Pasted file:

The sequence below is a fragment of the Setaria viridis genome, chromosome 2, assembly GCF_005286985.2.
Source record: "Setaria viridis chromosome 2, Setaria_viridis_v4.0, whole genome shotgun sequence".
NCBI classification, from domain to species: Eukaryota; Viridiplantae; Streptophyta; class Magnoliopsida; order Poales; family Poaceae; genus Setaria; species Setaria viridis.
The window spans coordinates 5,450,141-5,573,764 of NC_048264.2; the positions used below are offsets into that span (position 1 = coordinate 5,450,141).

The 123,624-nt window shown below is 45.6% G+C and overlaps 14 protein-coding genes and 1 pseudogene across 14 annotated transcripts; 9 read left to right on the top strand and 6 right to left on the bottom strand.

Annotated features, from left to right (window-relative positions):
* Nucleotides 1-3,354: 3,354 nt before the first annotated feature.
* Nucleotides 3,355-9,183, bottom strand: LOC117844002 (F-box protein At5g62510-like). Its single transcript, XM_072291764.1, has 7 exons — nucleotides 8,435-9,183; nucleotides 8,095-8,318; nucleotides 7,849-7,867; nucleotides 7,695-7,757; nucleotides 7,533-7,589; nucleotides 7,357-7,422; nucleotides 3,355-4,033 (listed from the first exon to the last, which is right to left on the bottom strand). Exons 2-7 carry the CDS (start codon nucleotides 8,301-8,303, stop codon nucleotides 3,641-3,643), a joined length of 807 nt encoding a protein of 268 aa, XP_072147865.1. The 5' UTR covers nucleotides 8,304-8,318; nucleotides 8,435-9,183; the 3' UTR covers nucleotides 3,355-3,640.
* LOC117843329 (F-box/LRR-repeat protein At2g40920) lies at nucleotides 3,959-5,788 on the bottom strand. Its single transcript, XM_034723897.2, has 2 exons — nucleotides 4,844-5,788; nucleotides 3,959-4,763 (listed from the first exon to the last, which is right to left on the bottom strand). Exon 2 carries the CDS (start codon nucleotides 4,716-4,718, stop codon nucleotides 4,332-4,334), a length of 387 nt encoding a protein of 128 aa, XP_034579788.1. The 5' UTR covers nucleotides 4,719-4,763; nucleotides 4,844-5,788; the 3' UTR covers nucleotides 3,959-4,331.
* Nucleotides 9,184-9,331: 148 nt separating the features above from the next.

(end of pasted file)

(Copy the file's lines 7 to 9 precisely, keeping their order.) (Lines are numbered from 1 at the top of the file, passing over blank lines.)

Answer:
* Nucleotides 1-3,354: 3,354 nt before the first annotated feature.
* Nucleotides 3,355-9,183, bottom strand: LOC117844002 (F-box protein At5g62510-like). Its single transcript, XM_072291764.1, has 7 exons — nucleotides 8,435-9,183; nucleotides 8,095-8,318; nucleotides 7,849-7,867; nucleotides 7,695-7,757; nucleotides 7,533-7,589; nucleotides 7,357-7,422; nucleotides 3,355-4,033 (listed from the first exon to the last, which is right to left on the bottom strand). Exons 2-7 carry the CDS (start codon nucleotides 8,301-8,303, stop codon nucleotides 3,641-3,643), a joined length of 807 nt encoding a protein of 268 aa, XP_072147865.1. The 5' UTR covers nucleotides 8,304-8,318; nucleotides 8,435-9,183; the 3' UTR covers nucleotides 3,355-3,640.
* LOC117843329 (F-box/LRR-repeat protein At2g40920) lies at nucleotides 3,959-5,788 on the bottom strand. Its single transcript, XM_034723897.2, has 2 exons — nucleotides 4,844-5,788; nucleotides 3,959-4,763 (listed from the first exon to the last, which is right to left on the bottom strand). Exon 2 carries the CDS (start codon nucleotides 4,716-4,718, stop codon nucleotides 4,332-4,334), a length of 387 nt encoding a protein of 128 aa, XP_034579788.1. The 5' UTR covers nucleotides 4,719-4,763; nucleotides 4,844-5,788; the 3' UTR covers nucleotides 3,959-4,331.